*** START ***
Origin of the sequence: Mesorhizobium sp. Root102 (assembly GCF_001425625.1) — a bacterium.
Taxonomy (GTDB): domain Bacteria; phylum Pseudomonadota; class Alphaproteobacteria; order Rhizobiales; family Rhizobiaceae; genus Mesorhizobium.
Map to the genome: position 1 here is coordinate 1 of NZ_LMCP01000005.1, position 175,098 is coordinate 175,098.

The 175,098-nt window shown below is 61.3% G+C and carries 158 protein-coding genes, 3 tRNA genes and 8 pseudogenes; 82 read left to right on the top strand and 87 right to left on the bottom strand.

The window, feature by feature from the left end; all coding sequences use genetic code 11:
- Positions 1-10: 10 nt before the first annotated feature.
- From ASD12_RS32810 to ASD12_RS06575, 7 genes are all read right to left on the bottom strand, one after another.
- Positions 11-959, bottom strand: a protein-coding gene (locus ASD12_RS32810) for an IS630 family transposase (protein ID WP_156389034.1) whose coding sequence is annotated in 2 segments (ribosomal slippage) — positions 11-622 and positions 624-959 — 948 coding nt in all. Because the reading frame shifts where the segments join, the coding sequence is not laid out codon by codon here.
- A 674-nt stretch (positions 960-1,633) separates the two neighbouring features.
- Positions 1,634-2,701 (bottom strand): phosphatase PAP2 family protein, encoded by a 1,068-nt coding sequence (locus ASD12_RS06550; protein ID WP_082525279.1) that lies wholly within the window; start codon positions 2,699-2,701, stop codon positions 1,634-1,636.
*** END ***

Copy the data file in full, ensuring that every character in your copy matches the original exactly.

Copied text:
Origin of the sequence: Mesorhizobium sp. Root102 (assembly GCF_001425625.1) — a bacterium.
Taxonomy (GTDB): domain Bacteria; phylum Pseudomonadota; class Alphaproteobacteria; order Rhizobiales; family Rhizobiaceae; genus Mesorhizobium.
Map to the genome: position 1 here is coordinate 1 of NZ_LMCP01000005.1, position 175,098 is coordinate 175,098.

The 175,098-nt window shown below is 61.3% G+C and carries 158 protein-coding genes, 3 tRNA genes and 8 pseudogenes; 82 read left to right on the top strand and 87 right to left on the bottom strand.

The window, feature by feature from the left end; all coding sequences use genetic code 11:
- Positions 1-10: 10 nt before the first annotated feature.
- From ASD12_RS32810 to ASD12_RS06575, 7 genes are all read right to left on the bottom strand, one after another.
- Positions 11-959, bottom strand: a protein-coding gene (locus ASD12_RS32810) for an IS630 family transposase (protein ID WP_156389034.1) whose coding sequence is annotated in 2 segments (ribosomal slippage) — positions 11-622 and positions 624-959 — 948 coding nt in all. Because the reading frame shifts where the segments join, the coding sequence is not laid out codon by codon here.
- A 674-nt stretch (positions 960-1,633) separates the two neighbouring features.
- Positions 1,634-2,701 (bottom strand): phosphatase PAP2 family protein, encoded by a 1,068-nt coding sequence (locus ASD12_RS06550; protein ID WP_082525279.1) that lies wholly within the window; start codon positions 2,699-2,701, stop codon positions 1,634-1,636.